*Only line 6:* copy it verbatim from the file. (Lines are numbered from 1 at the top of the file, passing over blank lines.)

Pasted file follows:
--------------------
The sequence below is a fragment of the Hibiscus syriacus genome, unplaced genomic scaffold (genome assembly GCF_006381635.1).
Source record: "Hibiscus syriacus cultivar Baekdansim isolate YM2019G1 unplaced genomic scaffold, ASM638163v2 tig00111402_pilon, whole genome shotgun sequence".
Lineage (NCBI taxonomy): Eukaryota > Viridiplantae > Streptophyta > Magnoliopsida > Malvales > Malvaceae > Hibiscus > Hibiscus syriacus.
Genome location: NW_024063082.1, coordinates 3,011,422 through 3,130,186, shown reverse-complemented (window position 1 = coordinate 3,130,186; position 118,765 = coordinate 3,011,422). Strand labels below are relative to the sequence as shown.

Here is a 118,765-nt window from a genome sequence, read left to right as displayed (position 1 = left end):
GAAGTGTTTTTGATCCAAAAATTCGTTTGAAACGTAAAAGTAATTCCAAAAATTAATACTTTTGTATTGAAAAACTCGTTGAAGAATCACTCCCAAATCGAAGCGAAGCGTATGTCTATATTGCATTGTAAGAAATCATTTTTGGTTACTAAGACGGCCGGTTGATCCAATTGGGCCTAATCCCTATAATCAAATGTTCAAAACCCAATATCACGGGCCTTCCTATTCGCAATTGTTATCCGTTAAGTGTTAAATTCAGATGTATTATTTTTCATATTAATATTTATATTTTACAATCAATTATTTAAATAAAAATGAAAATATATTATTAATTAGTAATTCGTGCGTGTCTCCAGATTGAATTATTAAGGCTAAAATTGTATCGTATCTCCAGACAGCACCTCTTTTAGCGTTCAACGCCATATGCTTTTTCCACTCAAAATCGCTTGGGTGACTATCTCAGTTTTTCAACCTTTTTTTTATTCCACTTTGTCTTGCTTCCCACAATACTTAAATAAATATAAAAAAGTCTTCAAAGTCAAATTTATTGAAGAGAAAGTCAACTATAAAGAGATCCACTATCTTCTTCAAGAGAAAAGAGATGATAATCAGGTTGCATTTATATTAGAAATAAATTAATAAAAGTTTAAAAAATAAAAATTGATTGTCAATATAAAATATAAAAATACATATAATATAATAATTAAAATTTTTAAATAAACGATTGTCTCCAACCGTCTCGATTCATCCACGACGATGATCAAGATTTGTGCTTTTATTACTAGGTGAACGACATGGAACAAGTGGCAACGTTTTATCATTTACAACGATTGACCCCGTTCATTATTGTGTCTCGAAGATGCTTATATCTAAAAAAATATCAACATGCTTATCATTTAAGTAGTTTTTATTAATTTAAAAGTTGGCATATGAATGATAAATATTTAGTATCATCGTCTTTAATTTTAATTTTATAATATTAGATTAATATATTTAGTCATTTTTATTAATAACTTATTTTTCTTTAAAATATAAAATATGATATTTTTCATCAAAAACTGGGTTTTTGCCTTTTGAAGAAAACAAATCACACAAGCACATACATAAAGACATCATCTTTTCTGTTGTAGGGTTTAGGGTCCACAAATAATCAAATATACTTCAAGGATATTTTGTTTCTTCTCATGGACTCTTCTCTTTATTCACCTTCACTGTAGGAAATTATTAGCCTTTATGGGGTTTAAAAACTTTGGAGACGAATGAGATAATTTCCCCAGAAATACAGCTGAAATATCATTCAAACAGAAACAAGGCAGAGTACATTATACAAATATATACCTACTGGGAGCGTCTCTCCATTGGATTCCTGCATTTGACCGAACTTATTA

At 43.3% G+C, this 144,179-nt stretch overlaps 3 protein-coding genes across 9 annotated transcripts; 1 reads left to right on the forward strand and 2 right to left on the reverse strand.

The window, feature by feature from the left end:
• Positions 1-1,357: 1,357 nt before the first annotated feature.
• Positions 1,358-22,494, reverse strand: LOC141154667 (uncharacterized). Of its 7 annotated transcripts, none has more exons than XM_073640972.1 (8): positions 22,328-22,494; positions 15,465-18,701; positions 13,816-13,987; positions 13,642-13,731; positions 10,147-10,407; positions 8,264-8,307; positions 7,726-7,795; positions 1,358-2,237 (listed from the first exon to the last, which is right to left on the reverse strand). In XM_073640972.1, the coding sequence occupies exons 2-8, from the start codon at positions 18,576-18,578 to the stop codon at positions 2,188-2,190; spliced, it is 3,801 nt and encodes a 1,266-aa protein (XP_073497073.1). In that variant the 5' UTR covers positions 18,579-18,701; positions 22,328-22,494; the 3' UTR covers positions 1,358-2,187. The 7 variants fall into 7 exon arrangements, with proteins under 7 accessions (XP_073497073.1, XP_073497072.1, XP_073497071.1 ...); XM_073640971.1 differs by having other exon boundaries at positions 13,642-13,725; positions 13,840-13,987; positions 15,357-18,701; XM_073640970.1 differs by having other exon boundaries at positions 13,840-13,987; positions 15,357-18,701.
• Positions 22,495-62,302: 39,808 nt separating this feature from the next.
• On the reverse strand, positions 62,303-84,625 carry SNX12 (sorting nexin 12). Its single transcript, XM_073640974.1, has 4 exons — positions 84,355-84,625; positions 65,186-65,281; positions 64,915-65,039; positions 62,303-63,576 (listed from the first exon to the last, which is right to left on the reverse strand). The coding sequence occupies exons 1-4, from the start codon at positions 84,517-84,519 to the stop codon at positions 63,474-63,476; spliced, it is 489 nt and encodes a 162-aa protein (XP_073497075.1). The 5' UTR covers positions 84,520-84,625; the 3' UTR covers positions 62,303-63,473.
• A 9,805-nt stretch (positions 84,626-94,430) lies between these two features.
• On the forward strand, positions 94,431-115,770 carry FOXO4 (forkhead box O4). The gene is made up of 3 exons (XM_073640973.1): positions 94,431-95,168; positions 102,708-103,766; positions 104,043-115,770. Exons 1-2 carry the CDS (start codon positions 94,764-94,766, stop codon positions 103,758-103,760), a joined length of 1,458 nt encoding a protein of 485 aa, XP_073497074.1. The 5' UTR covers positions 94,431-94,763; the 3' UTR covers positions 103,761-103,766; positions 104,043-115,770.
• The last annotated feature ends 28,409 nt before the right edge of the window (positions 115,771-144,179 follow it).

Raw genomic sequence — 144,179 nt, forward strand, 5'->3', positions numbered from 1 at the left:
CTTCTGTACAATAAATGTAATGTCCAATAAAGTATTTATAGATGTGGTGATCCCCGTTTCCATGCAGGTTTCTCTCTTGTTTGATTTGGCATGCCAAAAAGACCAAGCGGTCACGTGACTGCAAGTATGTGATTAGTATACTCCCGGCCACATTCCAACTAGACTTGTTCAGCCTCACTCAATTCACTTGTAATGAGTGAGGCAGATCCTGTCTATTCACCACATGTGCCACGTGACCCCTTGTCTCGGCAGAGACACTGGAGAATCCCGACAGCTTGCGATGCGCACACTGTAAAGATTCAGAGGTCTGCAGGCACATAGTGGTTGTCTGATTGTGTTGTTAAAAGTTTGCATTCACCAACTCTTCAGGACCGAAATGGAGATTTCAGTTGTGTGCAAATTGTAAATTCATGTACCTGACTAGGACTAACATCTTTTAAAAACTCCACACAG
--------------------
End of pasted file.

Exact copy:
GAAGTGTTTTTGATCCAAAAATTCGTTTGAAACGTAAAAGTAATTCCAAAAATTAATACTTTTGTATTGAAAAACTCGTTGAAGAATCACTCCCAAATCGAAGCGAAGCGTATGTCTATATTGCATTGTAAGAAATCATTTTTGGTTACTAAGACGGCCGGTTGATCCAATTGGGCCTAATCCCTATAATCAAATGTTCAAAACCCAATATCACGGGCCTTCCTATTCGCAATTGTTATCCGTTAAGTGTTAAATTCAGATGTATTATTTTTCATATTAATATTTATATTTTACAATCAATTATTTAAATAAAAATGAAAATATATTATTAATTAGTAATTCGTGCGTGTCTCCAGATTGAATTATTAAGGCTAAAATTGTATCGTATCTCCAGACAGCACCTCTTTTAGCGTTCAACGCCATATGCTTTTTCCACTCAAAATCGCTTGGGTGACTATCTCAGTTTTTCAACCTTTTTTTTATTCCACTTTGTCTTGCTTCCCACAATACTTAAATAAATATAAAAAAGTCTTCAAAGTCAAATTTATTGAAGAGAAAGTCAACTATAAAGAGATCCACTATCTTCTTCAAGAGAAAAGAGATGATAATCAGGTTGCATTTATATTAGAAATAAATTAATAAAAGTTTAAAAAATAAAAATTGATTGTCAATATAAAATATAAAAATACATATAATATAATAATTAAAATTTTTAAATAAACGATTGTCTCCAACCGTCTCGATTCATCCACGACGATGATCAAGATTTGTGCTTTTATTACTAGGTGAACGACATGGAACAAGTGGCAACGTTTTATCATTTACAACGATTGACCCCGTTCATTATTGTGTCTCGAAGATGCTTATATCTAAAAAAATATCAACATGCTTATCATTTAAGTAGTTTTTATTAATTTAAAAGTTGGCATATGAATGATAAATATTTAGTATCATCGTCTTTAATTTTAATTTTATAATATTAGATTAATATATTTAGTCATTTTTATTAATAACTTATTTTTCTTTAAAATATAAAATATGATATTTTTCATCAAAAACTGGGTTTTTGCCTTTTGAAGAAAACAAATCACACAAGCACATACATAAAGACATCATCTTTTCTGTTGTAGGGTTTAGGGTCCACAAATAATCAAATATACTTCAAGGATATTTTGTTTCTTCTCATGGACTCTTCTCTTTATTCACCTTCACTGTAGGAAATTATTAGCCTTTATGGGGTTTAAAAACTTTGGAGACGAATGAGATAATTTCCCCAGAAATACAGCTGAAATATCATTCAAACAGAAACAAGGCAGAGTACATTATACAAATATATACCTACTGGGAGCGTCTCTCCATTGGATTCCTGCATTTGACCGAACTTATTA